Automotive

June 7, 1992 – NASCAR founder Bill France Sr. died
Automotive, This Day

June 7, 1992 – NASCAR founder Bill France Sr. died

America’s prohibition era surely fueled the rise of NASCAR, but it took one man to make it official. Drivers who delivered illegal alcohol needed fast cars to outrun police, so they regularly tuned their vehicles for more power and better handling. Following prohibition, these drives still possessed a need for speed. They began to organize races, pitting their hopped up cars against each other, often in hopes of bringing home a cash prize. Daytona mechanic Bill France Sr., loved what the racing scene, but believed it could use more structure. With the assistance of a few partners, he developed a points system and race schedule for stock car racing. Above: The first NASCAR-sanctioned race was held on Daytona Beach in 1948 for modified-sportsman cars. (Photo by ISC Archives via Getty I...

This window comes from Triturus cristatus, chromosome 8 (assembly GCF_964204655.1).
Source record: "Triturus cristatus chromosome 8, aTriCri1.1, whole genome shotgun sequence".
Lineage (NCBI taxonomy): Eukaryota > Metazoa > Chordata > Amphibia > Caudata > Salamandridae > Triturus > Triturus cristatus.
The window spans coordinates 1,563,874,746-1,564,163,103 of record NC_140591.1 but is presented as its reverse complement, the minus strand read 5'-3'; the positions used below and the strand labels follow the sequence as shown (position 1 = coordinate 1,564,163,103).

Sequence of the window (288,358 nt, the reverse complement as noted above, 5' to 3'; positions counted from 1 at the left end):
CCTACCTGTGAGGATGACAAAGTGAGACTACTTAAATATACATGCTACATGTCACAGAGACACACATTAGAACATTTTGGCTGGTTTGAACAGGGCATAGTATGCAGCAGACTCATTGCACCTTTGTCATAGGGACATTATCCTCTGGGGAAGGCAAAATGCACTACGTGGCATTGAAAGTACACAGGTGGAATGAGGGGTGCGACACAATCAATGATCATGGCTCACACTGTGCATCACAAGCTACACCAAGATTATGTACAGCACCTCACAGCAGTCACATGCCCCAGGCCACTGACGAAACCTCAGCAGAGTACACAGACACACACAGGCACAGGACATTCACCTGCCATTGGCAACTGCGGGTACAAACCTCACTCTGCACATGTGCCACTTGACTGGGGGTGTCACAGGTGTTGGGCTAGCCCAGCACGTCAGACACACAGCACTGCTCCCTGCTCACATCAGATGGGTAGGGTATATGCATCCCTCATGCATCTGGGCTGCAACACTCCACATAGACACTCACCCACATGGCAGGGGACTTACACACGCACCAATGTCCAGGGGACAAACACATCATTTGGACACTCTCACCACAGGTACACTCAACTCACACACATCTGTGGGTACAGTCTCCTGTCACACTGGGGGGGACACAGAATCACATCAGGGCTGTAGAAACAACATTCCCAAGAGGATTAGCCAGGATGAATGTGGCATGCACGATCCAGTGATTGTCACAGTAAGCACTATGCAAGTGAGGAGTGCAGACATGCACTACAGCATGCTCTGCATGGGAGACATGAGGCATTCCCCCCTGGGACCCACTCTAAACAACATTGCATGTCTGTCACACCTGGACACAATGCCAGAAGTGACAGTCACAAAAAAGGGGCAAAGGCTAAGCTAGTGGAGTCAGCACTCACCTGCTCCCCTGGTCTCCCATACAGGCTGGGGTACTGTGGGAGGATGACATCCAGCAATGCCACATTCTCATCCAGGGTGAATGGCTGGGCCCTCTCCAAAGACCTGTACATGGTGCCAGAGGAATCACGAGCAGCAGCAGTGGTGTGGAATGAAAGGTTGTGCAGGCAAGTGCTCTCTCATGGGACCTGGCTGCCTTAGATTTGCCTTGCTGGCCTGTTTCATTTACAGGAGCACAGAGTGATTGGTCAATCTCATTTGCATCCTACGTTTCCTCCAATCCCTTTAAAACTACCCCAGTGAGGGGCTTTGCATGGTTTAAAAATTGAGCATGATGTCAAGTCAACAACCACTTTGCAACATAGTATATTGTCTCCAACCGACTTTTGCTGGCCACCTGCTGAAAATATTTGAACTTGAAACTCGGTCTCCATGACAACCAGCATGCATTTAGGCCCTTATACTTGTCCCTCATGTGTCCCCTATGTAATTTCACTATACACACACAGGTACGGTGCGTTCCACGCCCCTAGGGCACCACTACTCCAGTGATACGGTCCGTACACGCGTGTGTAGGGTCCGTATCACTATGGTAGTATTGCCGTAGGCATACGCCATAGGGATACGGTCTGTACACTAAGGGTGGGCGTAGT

May 30, 1911 – The first Indianapolis 500
Automotive

May 30, 1911 – The first Indianapolis 500

With more than 80,000 fans looking on from the grandstands of Indianapolis Motor Speedway and a $25,000 prize purse up for grabs, the inaugural Indianapolis 500 got underway on this day in 1911. Some figures state as many as 100,000 actually watched trackside as 40 drivers zipped around the Brickyard. Finally, after six hours, 42 minutes and 8 seconds, the checkered flag flew. Ray Harroun, driving his Marmon Model 32-based Wasp, took the victory, or so it seemed. A controversy was brewing.  Bob Burman, Louis Disbrow, Jack Tower, and Joe Grennon at the 1911 Indianapolis 500 Harroun had outfitted his car with a rearview mirror, an invention of his own, which allowed him to be the only racer to compete without a riding mechanic. He was cited as a hazard on the racetrack due to this, a...